News Briefs: Proposed Clean Water Act Changes Could Fast-Track Gas Pipelines

States have used the Clean Water Act's Section 401 to delay and block natural gas pipeline projects in an effort to protect drinking water sources

The U.S. Environmental Protection Agency (EPA) recently proposed regulatory changes aimed at streamlining the approval process under the Clean Water Act’s Section 401, which some states have used to delay or block unwanted natural gas pipelines.

EPA Administrator Andrew Wheeler made the announcement at the Council of Manufacturing Associations Summer Leadership Conference. “Under President Trump, the United States has become the number one oil and gas energy producer in the world, while at the same time continuing to improve our air quality,” says EPA Administrator Andrew Wheeler.

Meanwhile, environmental advocates argue the proposed change would weaken the ability of states and tribes to protect water sources. “This proposed rule change would hobble the most important tool that states have to protect significant waters, from prized trout streams to essential drinking water sources,” Bradley Campbell, president of the Conservation Law Foundation, tells Inside Climate News.

Maryland Pumping Station Failure Causes 5 Million-Gallon Wastewater Spill

Crews from Maryland’s Washington Suburban Sanitary Commission (WSSC) worked Aug. 9 to combat an SSO at a pumping station in southern Prince George’s County. During the 12 hours the overflow was active, it’s estimated 5.2 million gallons of untreated wastewater spilled into Broad Creek.

Since then, utility workers have been cleaning the area and posting signs to warn residents to avoid nearby waters.

Officials are saying the likely cause of the SSO was a failed pipe around 30 feet below the station.

USDA to Invest $135 Million Into Rural Water Infrastructure

U.S. Department of Agriculture (USDA) Rural Utilities Service Administrator Chad Rupe recently announced that the department is investing $135 million in 49 projects to improve rural water infrastructure in 24 states.

“Under the leadership of President Trump and Agriculture Secretary Perdue, USDA continues to partner with rural communities to address their current and long-term water needs,” Rupe says. “Modernizing water infrastructure will yield key health benefits and help spur economic growth, making rural places even more attractive to live and work.”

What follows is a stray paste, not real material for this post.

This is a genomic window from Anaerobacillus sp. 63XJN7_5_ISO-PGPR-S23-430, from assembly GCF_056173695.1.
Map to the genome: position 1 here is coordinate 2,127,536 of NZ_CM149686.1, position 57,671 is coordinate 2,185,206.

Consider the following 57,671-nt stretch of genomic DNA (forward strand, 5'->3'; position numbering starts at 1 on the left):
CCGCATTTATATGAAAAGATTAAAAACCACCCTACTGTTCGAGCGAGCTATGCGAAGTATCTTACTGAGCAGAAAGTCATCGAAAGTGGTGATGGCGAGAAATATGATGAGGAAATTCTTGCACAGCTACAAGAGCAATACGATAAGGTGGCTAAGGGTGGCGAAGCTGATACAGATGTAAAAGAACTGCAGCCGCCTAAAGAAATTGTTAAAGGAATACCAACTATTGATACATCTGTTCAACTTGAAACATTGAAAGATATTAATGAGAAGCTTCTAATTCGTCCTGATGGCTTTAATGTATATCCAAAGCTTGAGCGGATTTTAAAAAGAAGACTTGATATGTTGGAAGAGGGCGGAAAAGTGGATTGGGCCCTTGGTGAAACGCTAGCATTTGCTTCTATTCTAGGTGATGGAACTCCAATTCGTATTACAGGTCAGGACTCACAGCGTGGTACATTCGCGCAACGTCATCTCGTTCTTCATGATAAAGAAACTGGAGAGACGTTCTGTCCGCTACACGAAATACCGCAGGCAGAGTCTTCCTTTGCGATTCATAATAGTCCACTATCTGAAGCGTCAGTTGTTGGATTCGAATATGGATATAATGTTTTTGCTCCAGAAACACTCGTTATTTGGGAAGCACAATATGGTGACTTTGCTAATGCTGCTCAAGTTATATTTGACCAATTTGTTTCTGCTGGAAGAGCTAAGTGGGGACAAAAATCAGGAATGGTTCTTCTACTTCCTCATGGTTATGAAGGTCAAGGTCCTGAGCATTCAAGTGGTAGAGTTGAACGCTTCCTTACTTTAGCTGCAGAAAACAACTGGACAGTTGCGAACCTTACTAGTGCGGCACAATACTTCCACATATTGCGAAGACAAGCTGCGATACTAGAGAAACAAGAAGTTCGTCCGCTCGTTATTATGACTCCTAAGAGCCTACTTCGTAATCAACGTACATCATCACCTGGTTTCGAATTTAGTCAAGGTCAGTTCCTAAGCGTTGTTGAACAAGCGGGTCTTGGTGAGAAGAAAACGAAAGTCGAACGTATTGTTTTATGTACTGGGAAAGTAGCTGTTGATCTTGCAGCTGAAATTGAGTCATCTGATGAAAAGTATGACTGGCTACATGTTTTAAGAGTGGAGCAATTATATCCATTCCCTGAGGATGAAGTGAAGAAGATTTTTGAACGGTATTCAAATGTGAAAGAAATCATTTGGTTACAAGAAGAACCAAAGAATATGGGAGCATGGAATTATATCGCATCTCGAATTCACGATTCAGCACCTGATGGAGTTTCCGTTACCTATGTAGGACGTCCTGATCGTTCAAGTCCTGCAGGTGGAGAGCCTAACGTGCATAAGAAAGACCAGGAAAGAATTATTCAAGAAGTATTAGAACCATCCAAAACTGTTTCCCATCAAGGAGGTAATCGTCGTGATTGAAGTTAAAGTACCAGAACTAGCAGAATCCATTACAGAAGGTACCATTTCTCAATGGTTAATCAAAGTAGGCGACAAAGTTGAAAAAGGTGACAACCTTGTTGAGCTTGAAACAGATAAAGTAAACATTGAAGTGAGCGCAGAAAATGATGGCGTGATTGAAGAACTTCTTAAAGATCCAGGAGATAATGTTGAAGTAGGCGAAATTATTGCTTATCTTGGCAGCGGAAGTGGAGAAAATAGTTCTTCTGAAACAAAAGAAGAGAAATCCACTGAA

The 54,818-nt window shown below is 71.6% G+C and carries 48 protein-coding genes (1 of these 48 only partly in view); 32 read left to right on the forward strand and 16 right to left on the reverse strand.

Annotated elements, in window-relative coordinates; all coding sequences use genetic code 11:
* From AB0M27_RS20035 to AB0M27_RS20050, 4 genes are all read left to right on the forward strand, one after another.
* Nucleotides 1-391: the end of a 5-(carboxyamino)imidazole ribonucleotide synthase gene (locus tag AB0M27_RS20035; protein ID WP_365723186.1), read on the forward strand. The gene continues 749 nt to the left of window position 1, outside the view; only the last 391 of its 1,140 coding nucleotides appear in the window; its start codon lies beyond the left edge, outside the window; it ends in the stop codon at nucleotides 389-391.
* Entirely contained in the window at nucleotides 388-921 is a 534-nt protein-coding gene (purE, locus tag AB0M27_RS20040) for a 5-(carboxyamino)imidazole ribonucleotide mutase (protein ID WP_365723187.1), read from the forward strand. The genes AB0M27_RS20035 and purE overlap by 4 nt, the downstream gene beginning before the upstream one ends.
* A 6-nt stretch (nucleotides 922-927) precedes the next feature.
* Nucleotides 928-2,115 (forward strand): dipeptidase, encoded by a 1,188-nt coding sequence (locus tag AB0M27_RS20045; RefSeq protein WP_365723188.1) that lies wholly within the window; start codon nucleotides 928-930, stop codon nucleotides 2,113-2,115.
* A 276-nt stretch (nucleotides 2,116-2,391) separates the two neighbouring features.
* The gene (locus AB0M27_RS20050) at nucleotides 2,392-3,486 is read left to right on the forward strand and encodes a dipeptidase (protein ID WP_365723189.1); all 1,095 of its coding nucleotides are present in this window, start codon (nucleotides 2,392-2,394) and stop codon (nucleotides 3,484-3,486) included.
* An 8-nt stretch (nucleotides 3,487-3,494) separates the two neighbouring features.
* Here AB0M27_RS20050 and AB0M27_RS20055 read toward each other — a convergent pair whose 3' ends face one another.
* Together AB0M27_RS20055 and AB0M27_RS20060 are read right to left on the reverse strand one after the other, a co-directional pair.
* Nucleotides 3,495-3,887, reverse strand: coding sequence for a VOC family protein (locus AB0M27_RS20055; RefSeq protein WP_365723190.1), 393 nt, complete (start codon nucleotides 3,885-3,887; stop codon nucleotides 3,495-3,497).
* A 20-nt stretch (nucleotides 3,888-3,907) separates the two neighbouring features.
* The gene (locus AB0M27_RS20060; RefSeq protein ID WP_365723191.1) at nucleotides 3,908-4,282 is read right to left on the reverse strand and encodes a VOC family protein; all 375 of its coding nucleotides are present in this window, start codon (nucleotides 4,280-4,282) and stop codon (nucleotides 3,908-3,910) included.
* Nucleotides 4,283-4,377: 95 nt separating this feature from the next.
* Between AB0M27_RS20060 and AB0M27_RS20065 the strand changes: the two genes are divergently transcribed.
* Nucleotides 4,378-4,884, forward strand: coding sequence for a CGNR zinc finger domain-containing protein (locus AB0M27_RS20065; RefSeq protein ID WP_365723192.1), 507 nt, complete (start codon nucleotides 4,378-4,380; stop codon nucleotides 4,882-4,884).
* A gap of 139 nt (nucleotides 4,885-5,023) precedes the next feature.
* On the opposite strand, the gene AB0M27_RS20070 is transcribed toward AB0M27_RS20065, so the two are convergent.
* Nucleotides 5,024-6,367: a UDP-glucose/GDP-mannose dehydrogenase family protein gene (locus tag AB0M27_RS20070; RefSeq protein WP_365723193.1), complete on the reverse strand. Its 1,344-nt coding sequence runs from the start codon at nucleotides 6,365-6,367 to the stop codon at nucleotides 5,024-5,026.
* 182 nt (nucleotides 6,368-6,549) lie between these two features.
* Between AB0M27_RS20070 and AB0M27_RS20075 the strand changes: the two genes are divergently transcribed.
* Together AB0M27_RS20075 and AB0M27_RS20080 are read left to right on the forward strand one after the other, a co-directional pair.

The USDA is making the investments through the Water and Waste Disposal Loan and Grant program. Rural cities and towns, water districts, and other eligible entities can use the funds for drinking water, stormwater drainage and waste disposal systems in rural communities with 10,000 or fewer residents.

Federal Officials Announce Long-Term Drought Resilience Plan

Senior federal officials recently participated in the Second National Drought Forum where they announced Priority Actions Supporting Long-Term Drought Resilience — a document outlining key ways in which federal agencies support state, tribal and local efforts to protect the security of the food supply, the integrity of critical infrastructure, the resilience of the economy, and the health and safety of people and ecosystems.

The document was developed by the National Drought Resilience Partnership, a federal collaborative formed to promote long-term drought resilience nationwide. While authority lies with the states to manage water resources, federal agencies play a key role in supporting states, tribes, communities, agriculture, industry and the private sector owners and operators of critical national infrastructure to prepare for, mitigate against, respond to and recover from drought.


Comments on this site are submitted by users and are not endorsed by nor do they reflect the views or opinions of COLE Publishing, Inc. Comments are moderated before being posted.